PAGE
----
No stranger to controversy: Margaret Wente

An interesting brouhaha has erupted on the Globe and Mail‘s website, following Margaret Wente’s May 15 column “Educated for unemployment.” The award-winning columnist is no stranger to controversy and regularly opines about the state of education, health care, business and social issues—but it’s her only slightly tongue-in-cheek letter to the Class of 2012 that has raised the ire of many. Here’s an excerpt:

“Congratulations! You’ve made it. After four years of post-secondary education, you now have a piece of paper suitable for framing, plus $27,889 in debt (give or take). You’ll land a job, eventually. But your paycheque may not go far, especially after the $373 you’ll be deducting every month for the next 10 years to pay back your student loans.

“I hate to say this, but if your degree is in sociology, psych, art history or much else on the soft side, you are a dime a dozen. Have you heard of supply and demand? Sorry! You’re on the wrong side of the equation . . . . Most of our universities—the ‘soft’ side, at any rate—are proudly disconnected from the job market. Our faculties of liberal arts and humanities believe that issues such as ‘relevance’ and ’employability’ are, quite frankly, crass. The purpose of a university education is to cultivate critical thinking, not to churn out robotic, compliant workers for the postindustrial capitalist state.”

(There’s more, of course, including some skewering of journalism schools that refuse to acknowledge the shifting media landscape, but be sure to read her entire column before letting fingers fly with your own comments.)

As of this post, some 656 people have registered comments on the story—some supporting her view, others challenging it—and the May 16 Globe carried two notable letters to the editor about it under the heading, “21st-century arts grads”. The first is from Mark Blagrave, Dean of Huron University College’s Faculty of Arts and Social Science, who writes,
“I wish I had thought to invite Margaret Wente to a session we held this month at Huron University College. Two dozen business and not-for-profit leaders in London, Ont., met with faculty members from Huron to map the competencies needed for real-life, on-the job situations onto classroom activities and assignments at our liberal arts university.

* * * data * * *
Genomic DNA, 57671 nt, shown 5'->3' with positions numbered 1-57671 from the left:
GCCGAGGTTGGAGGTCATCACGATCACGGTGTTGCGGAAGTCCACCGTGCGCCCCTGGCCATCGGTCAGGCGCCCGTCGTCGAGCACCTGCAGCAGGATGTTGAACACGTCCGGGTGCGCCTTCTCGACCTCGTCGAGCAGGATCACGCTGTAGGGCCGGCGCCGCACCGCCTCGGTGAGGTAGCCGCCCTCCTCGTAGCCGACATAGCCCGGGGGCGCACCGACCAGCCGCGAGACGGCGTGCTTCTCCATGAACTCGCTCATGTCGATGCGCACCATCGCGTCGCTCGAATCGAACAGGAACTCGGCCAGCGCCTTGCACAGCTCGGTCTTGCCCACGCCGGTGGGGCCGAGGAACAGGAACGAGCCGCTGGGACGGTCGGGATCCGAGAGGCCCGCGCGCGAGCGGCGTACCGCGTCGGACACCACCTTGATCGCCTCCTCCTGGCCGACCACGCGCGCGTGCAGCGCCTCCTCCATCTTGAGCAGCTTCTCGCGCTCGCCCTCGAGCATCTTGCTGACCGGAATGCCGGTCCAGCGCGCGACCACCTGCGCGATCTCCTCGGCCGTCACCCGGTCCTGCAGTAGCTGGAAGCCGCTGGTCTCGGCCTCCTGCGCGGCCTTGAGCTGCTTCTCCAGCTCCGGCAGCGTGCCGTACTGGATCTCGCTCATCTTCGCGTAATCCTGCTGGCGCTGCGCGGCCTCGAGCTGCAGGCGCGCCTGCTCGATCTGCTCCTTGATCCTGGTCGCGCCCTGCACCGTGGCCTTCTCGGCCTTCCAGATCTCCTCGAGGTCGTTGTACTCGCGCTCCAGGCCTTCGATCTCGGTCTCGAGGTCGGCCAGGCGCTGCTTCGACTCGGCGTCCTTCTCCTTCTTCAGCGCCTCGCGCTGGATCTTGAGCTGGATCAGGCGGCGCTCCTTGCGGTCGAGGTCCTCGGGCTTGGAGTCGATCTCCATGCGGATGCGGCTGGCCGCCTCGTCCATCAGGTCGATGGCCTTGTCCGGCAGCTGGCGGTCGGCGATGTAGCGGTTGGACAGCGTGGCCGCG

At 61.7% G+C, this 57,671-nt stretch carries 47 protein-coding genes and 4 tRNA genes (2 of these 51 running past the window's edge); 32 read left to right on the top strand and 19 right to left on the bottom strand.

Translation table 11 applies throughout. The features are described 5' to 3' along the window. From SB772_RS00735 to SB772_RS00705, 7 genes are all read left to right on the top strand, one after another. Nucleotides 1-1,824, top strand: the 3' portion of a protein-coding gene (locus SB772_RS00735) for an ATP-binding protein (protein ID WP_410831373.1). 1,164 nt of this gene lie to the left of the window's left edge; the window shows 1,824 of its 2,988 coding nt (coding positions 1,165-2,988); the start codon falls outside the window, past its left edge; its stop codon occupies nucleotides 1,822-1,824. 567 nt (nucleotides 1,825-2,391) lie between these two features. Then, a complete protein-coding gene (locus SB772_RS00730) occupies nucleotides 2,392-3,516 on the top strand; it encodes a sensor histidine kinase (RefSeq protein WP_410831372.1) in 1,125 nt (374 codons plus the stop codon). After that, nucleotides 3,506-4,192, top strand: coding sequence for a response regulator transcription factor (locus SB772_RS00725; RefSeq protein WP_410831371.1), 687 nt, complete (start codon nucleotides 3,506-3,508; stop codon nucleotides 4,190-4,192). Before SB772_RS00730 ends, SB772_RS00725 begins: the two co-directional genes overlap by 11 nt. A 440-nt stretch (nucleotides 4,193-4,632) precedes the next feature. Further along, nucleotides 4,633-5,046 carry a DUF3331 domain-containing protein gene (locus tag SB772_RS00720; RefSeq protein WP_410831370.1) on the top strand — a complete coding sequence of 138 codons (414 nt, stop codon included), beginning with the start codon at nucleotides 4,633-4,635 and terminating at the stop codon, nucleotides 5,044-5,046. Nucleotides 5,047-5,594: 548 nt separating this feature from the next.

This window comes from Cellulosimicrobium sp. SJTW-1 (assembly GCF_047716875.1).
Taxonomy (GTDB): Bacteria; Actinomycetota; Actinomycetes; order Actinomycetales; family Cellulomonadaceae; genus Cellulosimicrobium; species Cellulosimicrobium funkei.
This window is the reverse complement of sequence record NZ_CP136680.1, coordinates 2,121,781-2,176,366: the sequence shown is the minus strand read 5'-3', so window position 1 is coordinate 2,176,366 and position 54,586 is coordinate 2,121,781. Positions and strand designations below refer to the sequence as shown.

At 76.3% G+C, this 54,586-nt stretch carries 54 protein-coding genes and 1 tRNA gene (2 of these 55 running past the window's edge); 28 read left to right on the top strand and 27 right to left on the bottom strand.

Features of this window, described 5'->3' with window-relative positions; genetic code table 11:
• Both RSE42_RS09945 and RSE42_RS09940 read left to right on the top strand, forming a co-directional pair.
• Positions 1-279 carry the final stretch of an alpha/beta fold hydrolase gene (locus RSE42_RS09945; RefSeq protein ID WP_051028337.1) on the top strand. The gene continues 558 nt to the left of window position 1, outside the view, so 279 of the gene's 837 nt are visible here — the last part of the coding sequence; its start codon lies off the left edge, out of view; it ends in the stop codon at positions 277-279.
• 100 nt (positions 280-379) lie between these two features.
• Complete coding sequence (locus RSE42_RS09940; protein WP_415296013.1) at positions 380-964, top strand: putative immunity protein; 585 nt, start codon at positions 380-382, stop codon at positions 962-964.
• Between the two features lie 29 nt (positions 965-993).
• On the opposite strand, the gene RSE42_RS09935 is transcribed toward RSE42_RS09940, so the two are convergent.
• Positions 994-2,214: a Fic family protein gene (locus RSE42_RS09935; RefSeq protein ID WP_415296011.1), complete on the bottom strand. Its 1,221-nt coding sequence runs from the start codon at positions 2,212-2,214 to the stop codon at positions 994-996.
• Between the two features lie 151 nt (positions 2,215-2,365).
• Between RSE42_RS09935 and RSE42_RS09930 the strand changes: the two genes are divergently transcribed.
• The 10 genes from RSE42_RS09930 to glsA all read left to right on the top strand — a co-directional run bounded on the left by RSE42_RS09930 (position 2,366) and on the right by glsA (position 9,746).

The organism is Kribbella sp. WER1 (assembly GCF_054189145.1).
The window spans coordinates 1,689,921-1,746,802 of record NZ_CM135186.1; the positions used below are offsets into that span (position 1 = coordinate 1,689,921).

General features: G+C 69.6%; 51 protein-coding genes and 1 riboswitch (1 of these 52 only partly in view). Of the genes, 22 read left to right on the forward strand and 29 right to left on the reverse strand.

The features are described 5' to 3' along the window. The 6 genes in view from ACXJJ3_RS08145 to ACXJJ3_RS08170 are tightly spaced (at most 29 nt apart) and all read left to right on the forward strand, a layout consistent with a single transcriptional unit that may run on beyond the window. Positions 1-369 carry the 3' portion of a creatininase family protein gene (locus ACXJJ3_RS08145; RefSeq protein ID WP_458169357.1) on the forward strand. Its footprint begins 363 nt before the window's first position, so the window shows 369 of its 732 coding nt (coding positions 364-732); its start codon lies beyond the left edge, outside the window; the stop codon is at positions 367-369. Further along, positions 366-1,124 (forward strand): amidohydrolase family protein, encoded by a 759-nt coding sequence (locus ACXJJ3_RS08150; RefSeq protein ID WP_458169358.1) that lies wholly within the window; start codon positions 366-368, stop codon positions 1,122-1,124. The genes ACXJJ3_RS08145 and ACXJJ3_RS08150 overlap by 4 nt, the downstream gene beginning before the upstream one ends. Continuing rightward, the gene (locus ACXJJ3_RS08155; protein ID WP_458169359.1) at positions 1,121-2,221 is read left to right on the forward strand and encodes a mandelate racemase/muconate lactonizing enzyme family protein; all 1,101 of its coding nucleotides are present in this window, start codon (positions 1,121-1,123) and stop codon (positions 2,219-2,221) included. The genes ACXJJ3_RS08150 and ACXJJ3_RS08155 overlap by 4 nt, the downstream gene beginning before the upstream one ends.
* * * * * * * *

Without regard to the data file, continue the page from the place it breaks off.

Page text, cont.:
“It turned out that critical thinking, problem solving, research skills, empathy, intercultural understanding, a sense of audience, an understanding of policy and decision-making, collaboration and excellent communication skillsall come in pretty handy in any job you can think of. Far from shrinking from challenges of ‘relevance’ and ’employability,’ Canada’s small liberal arts institutions continue to prepare, and to re-examine how they prepare, graduates for life and leadership and jobs in the 21st century.” 

The second is from UVic’s own Jamie Cassels, professor of law and former Vice-President Academic and Provost, and Tony Eder, director of the Department of Institutional Planning & Analysis:

“Margaret Wente repeats the oft-stated ‘fact’ that average student debt on graduation is over $27,000. The most authoritative analysis of student financial information is from the Canadian Undergraduate Survey Consortium. Its most recent report shows that while 58 per cent of undergraduate students graduate with average debt from all sources of $26,680, the remaining 42 per cent graduate debt free. The report states that average debt of all graduates is about $15,500, and more than half of university students graduate with debt of less than $7,000.Incidentally, this same report also showed high levels of student satisfaction with their education.”

Most interesting, and totally unstated by Wente, is the fact that she holds an MA in English from the University of Toronto. Wonder if that one came with built-in job prospects . . .